Will the European Central Bank Solve the Euro Zone Crisis?

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Dean Baker
The Hankyoreh (South Korea), November 2011

It is painful for the world to see the convolutions shaking the eurozone economies. This is not just a matter of empathy; a collapse of the euro zone would shake the world financial system and likely create a second dip to the recession.

But of course no one is suffering to the extent of the people in the countries directly affected. Greece’s economy has already shrunk by more than 10 percent from its pre-crisis level. Current projections show that Greece will not return to its 2008 level of GDP until almost the end of the decade. Public services across the country have been slashed, as have pensions for retirees who have little prospect of returning to work.

Ireland and Spain both have high double-digit unemployment rates with no prospect of a substantial decline any time soon. Italy is also looking at years of stagnation given the austerity measures being demanded by the European Central Bank (ECB) and its negotiating allies in the European Commission and the IMF, often referred to as the “troika.”  

The bad situation will become considerably worse if there is meltdown, which would most likely occur if Greece or one of the other countries has a disorderly default. This could come about through any number of channels. For example, civil unrest may make it literally impossible for Greece to carry through further austerity measures. This is what happened in Argentina in 2002 leading to its default. Alternatively, a financial panic may suddenly send interest rates on the bonds of one of the heavily indebted countries soaring, giving them an unpayable debt burden.

The solution for this situation is evident. In the case of Greece, where the debt already exceeds 150 percent of GDP, there will have to be a substantial write-down of debt on the order of at least 50 percent. The budget situations of the other countries are considerably more manageable. Their biggest risk is from a self-perpetuating financial panic. When the interest rate on Spanish or Italian bonds was near the German level, interest on their debts was not a major problem. However, with the spread now hovering near 4.0 percent, the situation is qualitatively different. The obvious solution would be for the ECB to provide a guarantee on the debt of these countries to protect against this sort of self-fulfilling panic.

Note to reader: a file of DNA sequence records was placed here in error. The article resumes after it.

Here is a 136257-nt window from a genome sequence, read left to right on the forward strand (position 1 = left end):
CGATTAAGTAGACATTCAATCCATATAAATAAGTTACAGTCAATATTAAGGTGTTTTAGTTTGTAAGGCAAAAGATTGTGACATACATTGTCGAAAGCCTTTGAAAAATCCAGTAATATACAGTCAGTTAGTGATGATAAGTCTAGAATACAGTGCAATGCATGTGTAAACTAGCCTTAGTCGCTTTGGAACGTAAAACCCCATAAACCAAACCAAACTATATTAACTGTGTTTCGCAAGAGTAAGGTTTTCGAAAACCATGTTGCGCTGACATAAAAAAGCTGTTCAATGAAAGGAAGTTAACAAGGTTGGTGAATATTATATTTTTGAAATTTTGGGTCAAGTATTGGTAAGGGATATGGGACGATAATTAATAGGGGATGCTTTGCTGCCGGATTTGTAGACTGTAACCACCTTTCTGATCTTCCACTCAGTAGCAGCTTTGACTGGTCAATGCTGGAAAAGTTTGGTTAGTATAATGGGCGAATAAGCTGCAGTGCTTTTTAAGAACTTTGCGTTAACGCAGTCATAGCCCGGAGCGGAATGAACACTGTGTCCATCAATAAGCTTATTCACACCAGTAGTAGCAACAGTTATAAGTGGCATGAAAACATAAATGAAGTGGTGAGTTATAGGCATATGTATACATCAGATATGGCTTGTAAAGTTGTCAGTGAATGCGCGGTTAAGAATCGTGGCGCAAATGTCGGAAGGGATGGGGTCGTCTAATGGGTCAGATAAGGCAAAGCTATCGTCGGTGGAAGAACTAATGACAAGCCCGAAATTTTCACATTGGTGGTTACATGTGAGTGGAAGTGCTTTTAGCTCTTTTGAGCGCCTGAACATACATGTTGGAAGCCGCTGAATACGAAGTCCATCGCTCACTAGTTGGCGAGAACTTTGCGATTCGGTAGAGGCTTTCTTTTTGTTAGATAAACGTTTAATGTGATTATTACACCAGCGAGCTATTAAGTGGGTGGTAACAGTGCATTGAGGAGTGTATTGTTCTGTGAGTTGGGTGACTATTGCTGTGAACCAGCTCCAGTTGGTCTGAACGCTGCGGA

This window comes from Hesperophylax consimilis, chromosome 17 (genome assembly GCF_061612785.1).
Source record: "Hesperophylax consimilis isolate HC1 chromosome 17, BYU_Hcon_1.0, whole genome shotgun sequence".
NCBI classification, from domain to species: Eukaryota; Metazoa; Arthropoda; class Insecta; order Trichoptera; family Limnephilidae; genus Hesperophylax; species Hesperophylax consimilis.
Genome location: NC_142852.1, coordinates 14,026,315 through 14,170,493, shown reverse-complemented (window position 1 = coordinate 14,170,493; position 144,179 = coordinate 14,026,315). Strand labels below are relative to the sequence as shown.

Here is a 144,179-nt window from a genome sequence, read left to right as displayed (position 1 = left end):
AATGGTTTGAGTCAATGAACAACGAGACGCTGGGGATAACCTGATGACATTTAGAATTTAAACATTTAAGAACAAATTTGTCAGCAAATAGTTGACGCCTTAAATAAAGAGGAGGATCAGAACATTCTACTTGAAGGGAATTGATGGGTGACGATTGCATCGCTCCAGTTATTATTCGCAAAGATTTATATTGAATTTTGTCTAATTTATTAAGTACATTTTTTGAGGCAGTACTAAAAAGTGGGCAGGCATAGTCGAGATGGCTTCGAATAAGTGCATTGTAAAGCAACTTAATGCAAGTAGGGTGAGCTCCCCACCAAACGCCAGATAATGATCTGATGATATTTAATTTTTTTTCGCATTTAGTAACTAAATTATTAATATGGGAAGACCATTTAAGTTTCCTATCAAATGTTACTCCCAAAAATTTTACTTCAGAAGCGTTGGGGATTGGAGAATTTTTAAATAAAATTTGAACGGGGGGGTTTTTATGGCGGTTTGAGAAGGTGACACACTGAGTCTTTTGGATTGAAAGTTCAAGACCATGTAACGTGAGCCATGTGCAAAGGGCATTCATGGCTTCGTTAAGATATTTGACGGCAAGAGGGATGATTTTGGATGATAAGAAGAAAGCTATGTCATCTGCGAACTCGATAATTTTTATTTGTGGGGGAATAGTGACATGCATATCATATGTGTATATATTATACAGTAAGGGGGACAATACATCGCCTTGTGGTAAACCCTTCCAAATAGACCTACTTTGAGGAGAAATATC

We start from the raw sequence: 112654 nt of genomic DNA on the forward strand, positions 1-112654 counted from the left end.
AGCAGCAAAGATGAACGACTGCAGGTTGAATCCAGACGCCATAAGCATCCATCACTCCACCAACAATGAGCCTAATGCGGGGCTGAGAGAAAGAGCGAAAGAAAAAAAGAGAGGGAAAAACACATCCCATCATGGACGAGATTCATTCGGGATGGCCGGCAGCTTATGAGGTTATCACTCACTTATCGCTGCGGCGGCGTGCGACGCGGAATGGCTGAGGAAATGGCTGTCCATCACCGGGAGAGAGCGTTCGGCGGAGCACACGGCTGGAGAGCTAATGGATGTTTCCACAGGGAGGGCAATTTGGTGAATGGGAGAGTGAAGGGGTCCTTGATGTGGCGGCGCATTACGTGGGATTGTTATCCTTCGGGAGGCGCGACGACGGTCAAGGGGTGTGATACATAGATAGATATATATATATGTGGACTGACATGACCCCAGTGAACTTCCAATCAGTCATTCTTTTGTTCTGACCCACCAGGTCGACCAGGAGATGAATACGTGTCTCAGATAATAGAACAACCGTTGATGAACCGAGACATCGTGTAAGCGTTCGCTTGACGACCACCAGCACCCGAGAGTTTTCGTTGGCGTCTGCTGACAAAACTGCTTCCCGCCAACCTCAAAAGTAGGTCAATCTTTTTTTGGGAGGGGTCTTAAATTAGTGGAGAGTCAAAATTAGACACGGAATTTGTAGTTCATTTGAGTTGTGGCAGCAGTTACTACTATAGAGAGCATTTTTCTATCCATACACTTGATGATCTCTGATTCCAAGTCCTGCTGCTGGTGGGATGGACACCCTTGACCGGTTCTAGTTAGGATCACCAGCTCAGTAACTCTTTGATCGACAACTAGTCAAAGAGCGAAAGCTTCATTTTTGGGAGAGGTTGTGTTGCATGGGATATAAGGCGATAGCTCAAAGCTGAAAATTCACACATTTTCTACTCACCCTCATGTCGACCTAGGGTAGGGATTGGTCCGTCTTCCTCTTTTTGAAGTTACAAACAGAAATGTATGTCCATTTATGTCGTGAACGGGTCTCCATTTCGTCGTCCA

There are two major factors that prevent the ECB from providing this sort of guarantee. First, it would raise the risk of inflation. The ECB could not constrain its issuance of money if it is committed to guarantee the debt of its member states. Given the large amount of excess capacity in the euro zone, inflation should not be a major concern at present for the ECB, but unfortunately it is.

There are also legal obstacles that would make it difficult for the ECB to directly buy the debt issued by member states. However, there should be ways around this, for example by selling low cost credit default swaps on the debt of the troubled countries.

The other factor is that the troika has been using this crisis to force governments to cut back their social supports and to restructure their labor markets in ways that are likely to put downward pressure on the wages of ordinary workers. This exposes the incredible class bias in these institutions. At a time when the eurozone and the whole economy is teetering on the brink of another financial crisis, they are trying to take advantage of the situation to put in place measures that will further redistribute income upward. This is even more outrageous when we remember that the only reason the world economy is facing an economic crisis in the first place is because of mismanagement by these institutions.

It is also important to remember that the immediate cause of the crisis was not the profligacy of governments or the excess pay of ordinary workers. The immediate cause of the crisis was the ineptitude of both private and public bankers. Private banks made massive loans to fuel the housing bubbles across the eurozone and the excesses of some governments, most notably Greece.

The executives of these banks are paid large six- and seven-figure salaries to recognize risk; nonetheless they failed to recognize it. The same was true of the economists and top managers at the troika who also failed to understand the risk posed the housing bubbles. But it is not the bankers and bureaucrats who stand to suffer. It is retail clerks, factory workers and construction workers and retirees living on government pensions. That is the way things work in our political system.

The ECB and the rest of the troika sure do not want to see another freeze up of the financial system like the one that occurred after the collapse of Lehman. However, they are willing to risk such a freeze-up in order to further their agenda of weakening social supports and undermining workers’ bargaining power across Europe. It will be interesting to see how long the rest of the world is willing to tolerate this game.


Dean Baker is a macroeconomist and co-director of the Center for Economic and Policy Research in Washington, DC. He previously worked as a senior economist at the Economic Policy Institute and an assistant professor at Bucknell University.